FIG. 1 is a sectional view of a high-frequency circuit 11 provided with a semiconductor circuit element 12, which in the embodiment of FIG. 1 is a field effect transistor made, for example, of gallium arsenide. This transistor 12 is arranged adjacent a first surface 13 of an insulating substrate 14 of, for example, aluminium oxide. A second surface 15 of this substrate, which is located opposite to the first surface 13, is metallized at least in part in order to form a ground plane 16. The field effect transistor 12 is provided with electrodes which contact the drain, the gate and the source zones and is provided with output terminals 17, 18a, 18b, 19a, 19b. In the embodiment shown in FIG. 1, the terminal 17 contacts the drain electrode of the transistor, while the terminals 18a and 18b contact the gate electrodes and the terminals 19a and 19b contact the source zone electrodes. One of the electrodes of the transistor, in the case of FIG. 1 that of the source zone, is intended to be electrically coupled to the ground plane 16 through a capacitive intermediate 20, the coupling to the ground plane 16 being partly realized through two metallized holes 21, 22 through the insulating substrate 14. As can be seen in FIG. 1, the field effect transistor 12 is secured on an intermediate element which consists of a plate 24 of a dielectric material having on a first surface 25 conductive elements 27, 28a, 28b, 29a, 29b, on which the output terminals 17, 18a, 18b, 19a and 19b of the electrodes of the field effect transistor are directly soldered. Elements 29a and 29b, connected through the output terminals 19a and 19b to the source zone, are electrically connected to a metallic layer 30a, 30b deposited on the first surface 25 of the plate 24, which constitutes a first plate of the capacitive intermediate element 20. A second surface 26 of the plate, located opposite to the first surface 25, is disposed on a conductive layer 31, which is formed on the first surface 13 of the insulating substrate 14. The conductive layer 31 adjoins the metallized holes 21 and 22 to effect electrical continuity with the ground plane 16. As is appararent from FIG. 1, the conductive layer 31 constitutes a second plate of the capacitive element 20. A recess 32 is provided in the conductive layer 31 opposite to the semiconductor circuit element 12 in order to reduce the capacitance of the conductors.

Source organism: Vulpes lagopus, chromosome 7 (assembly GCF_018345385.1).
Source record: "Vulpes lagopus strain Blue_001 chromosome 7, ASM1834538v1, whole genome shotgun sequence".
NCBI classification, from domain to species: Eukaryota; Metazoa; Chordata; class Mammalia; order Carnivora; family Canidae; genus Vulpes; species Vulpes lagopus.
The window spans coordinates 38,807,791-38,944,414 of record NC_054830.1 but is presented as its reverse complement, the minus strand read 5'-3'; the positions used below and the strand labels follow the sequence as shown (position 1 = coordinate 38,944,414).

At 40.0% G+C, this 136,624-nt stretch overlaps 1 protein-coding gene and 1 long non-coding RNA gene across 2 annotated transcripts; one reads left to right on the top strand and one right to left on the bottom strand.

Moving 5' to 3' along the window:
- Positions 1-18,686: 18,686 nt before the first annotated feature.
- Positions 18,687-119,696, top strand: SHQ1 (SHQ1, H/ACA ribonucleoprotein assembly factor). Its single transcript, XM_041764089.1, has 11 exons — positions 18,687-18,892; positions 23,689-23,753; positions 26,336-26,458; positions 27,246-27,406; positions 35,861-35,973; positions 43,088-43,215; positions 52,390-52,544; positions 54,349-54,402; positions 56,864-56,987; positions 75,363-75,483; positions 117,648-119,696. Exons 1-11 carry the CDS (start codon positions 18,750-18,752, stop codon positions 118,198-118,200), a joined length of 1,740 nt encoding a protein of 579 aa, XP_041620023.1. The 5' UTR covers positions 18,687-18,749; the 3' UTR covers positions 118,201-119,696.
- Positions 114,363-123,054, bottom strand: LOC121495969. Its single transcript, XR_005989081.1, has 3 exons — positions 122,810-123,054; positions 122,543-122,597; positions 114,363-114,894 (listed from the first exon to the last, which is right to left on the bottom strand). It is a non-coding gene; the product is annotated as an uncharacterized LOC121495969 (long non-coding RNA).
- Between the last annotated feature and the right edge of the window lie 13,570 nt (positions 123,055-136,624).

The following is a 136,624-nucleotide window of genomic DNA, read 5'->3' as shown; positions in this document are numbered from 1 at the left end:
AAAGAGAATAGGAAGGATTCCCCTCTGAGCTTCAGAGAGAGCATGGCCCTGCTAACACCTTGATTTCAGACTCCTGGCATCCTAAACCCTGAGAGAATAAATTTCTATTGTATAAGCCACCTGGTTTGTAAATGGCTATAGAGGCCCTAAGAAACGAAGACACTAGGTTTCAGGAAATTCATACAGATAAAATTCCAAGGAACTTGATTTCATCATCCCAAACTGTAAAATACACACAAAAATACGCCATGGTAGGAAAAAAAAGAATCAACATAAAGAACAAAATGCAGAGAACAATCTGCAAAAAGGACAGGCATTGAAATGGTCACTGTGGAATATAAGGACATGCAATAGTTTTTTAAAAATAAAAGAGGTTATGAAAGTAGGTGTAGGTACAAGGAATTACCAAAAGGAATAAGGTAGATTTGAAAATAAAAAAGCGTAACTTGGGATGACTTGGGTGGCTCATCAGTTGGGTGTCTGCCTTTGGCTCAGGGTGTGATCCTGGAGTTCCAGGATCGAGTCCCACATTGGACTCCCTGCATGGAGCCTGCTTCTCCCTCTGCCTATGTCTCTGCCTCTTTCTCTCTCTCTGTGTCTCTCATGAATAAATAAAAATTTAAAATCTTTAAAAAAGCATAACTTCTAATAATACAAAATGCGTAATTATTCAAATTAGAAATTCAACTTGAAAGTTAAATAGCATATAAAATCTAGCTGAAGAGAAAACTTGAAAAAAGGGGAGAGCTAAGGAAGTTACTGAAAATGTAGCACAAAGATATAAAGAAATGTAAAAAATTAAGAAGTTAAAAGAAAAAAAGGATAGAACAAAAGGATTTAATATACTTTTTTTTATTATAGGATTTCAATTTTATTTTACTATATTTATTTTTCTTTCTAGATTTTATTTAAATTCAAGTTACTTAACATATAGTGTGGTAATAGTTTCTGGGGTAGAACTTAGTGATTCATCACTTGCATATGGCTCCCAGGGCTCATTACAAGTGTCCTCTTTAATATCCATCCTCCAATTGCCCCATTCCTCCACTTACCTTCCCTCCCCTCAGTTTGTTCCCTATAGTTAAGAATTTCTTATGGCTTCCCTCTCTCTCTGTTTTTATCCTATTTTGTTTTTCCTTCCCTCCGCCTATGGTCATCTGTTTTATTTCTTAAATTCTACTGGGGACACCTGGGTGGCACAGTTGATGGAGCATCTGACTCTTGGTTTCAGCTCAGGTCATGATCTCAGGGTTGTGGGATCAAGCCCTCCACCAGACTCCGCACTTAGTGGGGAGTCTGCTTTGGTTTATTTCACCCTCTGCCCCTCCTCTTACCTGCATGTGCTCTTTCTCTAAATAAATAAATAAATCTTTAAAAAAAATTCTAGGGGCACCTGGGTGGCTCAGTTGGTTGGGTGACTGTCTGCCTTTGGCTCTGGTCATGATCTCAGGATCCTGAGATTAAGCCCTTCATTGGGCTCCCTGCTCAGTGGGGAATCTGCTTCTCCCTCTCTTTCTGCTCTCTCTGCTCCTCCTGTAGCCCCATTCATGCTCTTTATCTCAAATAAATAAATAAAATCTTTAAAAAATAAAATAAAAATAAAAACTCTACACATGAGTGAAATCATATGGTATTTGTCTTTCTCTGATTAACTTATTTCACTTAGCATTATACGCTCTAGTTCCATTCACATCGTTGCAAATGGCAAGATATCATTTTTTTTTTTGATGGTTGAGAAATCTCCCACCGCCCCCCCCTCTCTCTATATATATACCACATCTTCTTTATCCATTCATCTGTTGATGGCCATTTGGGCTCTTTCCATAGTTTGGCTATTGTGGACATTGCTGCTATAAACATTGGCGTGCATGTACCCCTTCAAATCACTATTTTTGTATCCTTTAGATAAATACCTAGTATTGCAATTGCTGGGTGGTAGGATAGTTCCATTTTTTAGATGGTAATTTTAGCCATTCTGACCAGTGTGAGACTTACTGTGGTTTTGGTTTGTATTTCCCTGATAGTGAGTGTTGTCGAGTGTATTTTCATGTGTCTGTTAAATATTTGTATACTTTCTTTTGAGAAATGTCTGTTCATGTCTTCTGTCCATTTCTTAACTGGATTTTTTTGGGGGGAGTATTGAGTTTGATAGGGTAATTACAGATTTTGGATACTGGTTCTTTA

FIG. 2 is a plan view of the plate 24 and shows the arrangement of the conductive elements 27, 28a, 28b, 29a, 29b and of the metal layers 30a and 30b. As is shown in FIG. 2, the element 27 extends into a metallic track 37, while the elements 28a, 28b are connected to another metal track 38. The drain zone and the gate of the field effect transistor 12 can be connected through these tracks 37 and 38, respectively, to other circuit elements by means of the wires 47 and 48.